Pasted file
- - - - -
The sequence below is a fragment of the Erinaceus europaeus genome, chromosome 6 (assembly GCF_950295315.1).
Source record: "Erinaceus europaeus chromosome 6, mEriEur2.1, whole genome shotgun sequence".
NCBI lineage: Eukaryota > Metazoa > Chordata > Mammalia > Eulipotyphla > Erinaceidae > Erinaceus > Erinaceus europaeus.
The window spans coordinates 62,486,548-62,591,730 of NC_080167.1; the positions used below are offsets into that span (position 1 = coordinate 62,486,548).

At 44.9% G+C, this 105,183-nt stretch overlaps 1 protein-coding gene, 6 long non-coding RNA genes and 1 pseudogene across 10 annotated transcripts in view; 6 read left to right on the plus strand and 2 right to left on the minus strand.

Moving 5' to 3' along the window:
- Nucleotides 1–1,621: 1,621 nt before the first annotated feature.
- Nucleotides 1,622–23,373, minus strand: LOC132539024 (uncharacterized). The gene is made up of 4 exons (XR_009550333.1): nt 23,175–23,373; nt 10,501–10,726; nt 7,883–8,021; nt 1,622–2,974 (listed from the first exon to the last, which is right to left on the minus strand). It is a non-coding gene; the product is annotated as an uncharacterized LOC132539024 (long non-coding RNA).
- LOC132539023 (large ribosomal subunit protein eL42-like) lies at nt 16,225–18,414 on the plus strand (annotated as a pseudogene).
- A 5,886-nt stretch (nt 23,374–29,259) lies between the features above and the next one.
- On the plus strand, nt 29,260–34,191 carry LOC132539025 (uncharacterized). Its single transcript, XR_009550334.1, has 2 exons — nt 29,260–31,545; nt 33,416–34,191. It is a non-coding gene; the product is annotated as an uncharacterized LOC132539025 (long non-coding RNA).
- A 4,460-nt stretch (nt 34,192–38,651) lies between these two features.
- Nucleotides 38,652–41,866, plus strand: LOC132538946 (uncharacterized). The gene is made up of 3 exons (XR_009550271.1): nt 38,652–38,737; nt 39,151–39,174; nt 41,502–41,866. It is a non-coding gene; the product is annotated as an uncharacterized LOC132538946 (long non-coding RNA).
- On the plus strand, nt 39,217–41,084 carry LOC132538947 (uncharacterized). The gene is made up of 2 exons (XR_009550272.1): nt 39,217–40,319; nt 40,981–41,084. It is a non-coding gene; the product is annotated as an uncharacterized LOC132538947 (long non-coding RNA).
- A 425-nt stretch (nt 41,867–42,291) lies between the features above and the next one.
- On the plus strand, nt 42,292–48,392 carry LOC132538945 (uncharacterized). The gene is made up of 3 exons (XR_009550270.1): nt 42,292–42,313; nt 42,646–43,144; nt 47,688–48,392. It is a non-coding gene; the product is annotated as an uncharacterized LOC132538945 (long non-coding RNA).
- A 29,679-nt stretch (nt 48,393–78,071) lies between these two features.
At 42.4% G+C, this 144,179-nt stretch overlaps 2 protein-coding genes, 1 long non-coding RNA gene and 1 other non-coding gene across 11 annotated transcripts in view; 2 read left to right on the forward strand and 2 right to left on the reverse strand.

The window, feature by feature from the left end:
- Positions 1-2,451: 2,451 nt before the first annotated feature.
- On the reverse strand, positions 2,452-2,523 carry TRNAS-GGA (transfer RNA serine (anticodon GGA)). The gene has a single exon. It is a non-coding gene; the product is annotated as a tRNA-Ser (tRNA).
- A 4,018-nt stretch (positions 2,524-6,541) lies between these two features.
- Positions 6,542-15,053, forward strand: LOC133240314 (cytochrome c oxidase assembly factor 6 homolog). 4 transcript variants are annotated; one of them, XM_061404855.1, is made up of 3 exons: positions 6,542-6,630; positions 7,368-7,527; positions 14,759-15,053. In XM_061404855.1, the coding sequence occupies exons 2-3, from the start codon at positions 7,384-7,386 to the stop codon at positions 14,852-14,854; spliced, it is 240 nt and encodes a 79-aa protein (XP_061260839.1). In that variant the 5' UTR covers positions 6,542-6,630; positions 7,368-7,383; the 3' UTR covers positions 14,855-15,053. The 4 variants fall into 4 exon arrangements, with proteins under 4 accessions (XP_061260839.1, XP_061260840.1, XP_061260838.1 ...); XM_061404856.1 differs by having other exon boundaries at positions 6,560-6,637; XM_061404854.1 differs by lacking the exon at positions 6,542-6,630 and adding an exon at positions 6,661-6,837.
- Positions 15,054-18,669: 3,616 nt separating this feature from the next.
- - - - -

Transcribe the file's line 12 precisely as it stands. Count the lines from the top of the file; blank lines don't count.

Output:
- A 4,460-nt stretch (nt 34,192–38,651) lies between these two features.